Providing care to yourself and those close to you
Council has received an increasing number of notifications regarding self-treatment or providing of care to family members. We strongly encourage you to read this statement.
You may only provide treatment to yourself or those close to you in exceptional circumstances, such as when someone has an illness or injury that requires immediate attention.
There are certain situations in which you must never provide treatment or care to yourself or those close to you. These include the issuing of certificates or the prescribing of medication with a risk of addiction or misuse, psychotropic medication or controlled drugs.
Notifications to Council involving serious and/or sustained breaches of Council’s Statement often result in Professional Conduct Committee (PCC) investigations and may result in charges being laid in the Health Practitioners Disciplinary Tribunal. Two cases recently before the Tribunal highlight how serious the Tribunal considers breaches of this statement to be.
Dr A, a GP, self-prescribed 15 tablets of Zopiclone after running out of her usual supply whilst on holiday. When this was reported to Council by a pharmacist, Dr A explained that it was a “one-off” to assist with sleep and that she had been unable to see her own GP whilst on holiday. Two years later, concerns were raised by her employer after a different pharmacist reported her writing her own prescriptions for Zopiclone. This prescribing was referred by Council to a PCC, and during its investigation it was found that she had prescribed multiple medications, including medications classified as carrying a risk of addiction or misuse, psychotropic medications and Class C controlled drugs to herself and to family members.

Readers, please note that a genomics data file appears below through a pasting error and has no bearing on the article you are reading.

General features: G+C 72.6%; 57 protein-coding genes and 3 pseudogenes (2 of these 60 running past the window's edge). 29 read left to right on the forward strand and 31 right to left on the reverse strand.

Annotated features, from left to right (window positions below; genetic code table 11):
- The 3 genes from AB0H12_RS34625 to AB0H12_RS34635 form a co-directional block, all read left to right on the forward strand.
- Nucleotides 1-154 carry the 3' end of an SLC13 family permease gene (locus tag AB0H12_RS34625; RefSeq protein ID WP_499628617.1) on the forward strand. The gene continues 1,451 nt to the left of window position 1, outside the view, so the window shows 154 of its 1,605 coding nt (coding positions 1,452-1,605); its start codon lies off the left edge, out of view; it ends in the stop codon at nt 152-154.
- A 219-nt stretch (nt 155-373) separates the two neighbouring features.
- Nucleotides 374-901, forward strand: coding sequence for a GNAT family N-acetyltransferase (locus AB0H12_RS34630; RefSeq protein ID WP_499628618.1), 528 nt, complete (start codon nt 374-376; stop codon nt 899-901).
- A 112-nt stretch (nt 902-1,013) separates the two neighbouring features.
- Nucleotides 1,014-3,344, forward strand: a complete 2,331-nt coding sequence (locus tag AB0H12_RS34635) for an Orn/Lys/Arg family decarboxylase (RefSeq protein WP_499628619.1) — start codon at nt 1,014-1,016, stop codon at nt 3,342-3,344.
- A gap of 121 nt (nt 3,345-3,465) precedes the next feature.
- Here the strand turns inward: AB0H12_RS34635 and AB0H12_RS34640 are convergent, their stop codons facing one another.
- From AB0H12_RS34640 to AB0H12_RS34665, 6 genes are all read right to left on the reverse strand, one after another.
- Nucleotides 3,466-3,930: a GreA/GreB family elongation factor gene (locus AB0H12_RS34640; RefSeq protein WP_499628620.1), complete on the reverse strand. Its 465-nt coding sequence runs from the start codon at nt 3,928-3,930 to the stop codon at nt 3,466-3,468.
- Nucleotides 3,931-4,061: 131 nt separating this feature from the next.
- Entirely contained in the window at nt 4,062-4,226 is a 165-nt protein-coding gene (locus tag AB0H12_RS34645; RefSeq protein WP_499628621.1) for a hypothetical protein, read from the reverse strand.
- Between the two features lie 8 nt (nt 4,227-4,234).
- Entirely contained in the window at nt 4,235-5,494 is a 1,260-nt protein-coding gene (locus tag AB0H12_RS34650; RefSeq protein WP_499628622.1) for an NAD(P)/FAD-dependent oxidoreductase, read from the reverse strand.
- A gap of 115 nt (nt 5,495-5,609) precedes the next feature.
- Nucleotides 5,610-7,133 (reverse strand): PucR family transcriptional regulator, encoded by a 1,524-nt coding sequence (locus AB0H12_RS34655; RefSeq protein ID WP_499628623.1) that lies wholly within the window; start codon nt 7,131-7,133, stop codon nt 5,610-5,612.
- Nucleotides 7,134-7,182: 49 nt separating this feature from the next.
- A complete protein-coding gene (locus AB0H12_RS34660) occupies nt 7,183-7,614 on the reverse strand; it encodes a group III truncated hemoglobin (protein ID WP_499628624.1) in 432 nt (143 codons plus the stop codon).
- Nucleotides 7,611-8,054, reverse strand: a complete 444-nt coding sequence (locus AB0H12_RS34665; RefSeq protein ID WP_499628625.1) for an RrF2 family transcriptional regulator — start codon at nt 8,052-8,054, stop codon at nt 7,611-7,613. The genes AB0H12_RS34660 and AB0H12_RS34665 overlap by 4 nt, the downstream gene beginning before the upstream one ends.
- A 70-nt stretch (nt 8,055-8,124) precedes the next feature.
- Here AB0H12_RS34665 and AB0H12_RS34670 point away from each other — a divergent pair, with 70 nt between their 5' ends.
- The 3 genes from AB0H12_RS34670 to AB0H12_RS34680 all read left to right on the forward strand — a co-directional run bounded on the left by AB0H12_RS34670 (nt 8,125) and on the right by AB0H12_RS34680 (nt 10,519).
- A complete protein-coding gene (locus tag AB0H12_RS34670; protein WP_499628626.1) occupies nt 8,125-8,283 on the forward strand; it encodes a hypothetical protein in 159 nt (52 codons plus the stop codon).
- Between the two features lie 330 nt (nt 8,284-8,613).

All medications obtained under these prescriptions were intended for her own use. Dr A also prescribed using Medical Practitioner Supply Order (MPSO) forms to obtain the same medications for her own use. At the time, Dr A was experiencing significant stress, and was regularly seeing her own GP who was prescribing the same medications to her. The Tribunal took into account her significant mental health issues when considering penalty. The Tribunal considered Dr A’s prescribing to be an abuse of the privilege and responsibility doctors are given, and in respect of the prescriptions in the names of her family members, commented that it could affect their future treatment. In addition to formally expressing its disappointment in Dr A’s conduct, the Tribunal fined Dr A $5000 and ordered that she contribute to the costs of the PCC investigation and Tribunal hearing. The Tribunal also imposed conditions on her practice for three years. These required Dr A to; undertake an educational programme, advise present and future employers of the Tribunal’s decision and its orders, advise the Health Committee of the decision and any background detail requested by them, to abide by all the Health Committee’s directions and requirements, and to not write or be involved with MPSO prescriptions in any way.
Dr M, a GP, provided medical care to her husband over a period of six years. He had a range of serious health issues and refused to attend another GP despite Dr M’s reluctance to provide treatment to him. Throughout this period, she was under considerable pressure and suffered her own health issues. The treatment provided to her husband included ordering of blood tests, prescribing over-the counter and pharmacist only medications including Class C controlled drugs, psychotropic medication and drugs with a risk of addiction or misuse. She also provided treatment for a knee sprain, a burn and a foot injury.
The treatment she was providing was discovered when her husband was admitted to hospital, in part for his dependence, overuse and subsequent withdrawal symptoms from the medications she had prescribed to him. The Tribunal found that her extensive prescribing to her husband was a “significant failure”, and a “serious neglect of professional duty”. The Tribunal expressed formal disapproval of her conduct, ordered a fine of $5000 and placed conditions on her practice for three years. These conditions required her to disclose the Tribunal’s decision to future employers, and to not provide treatment to family members (which would be monitored by Council every three months). Dr M was also required to make a contribution to the costs of the PCC investigation and Tribunal hearing.
Doctors are often asked for input by their family and friends. This may include requests for medical advice or a prescription, or more substantial involvement such as performing a procedure. This statement explains why doctors must avoid treating themselves and those they have a close personal relationship with.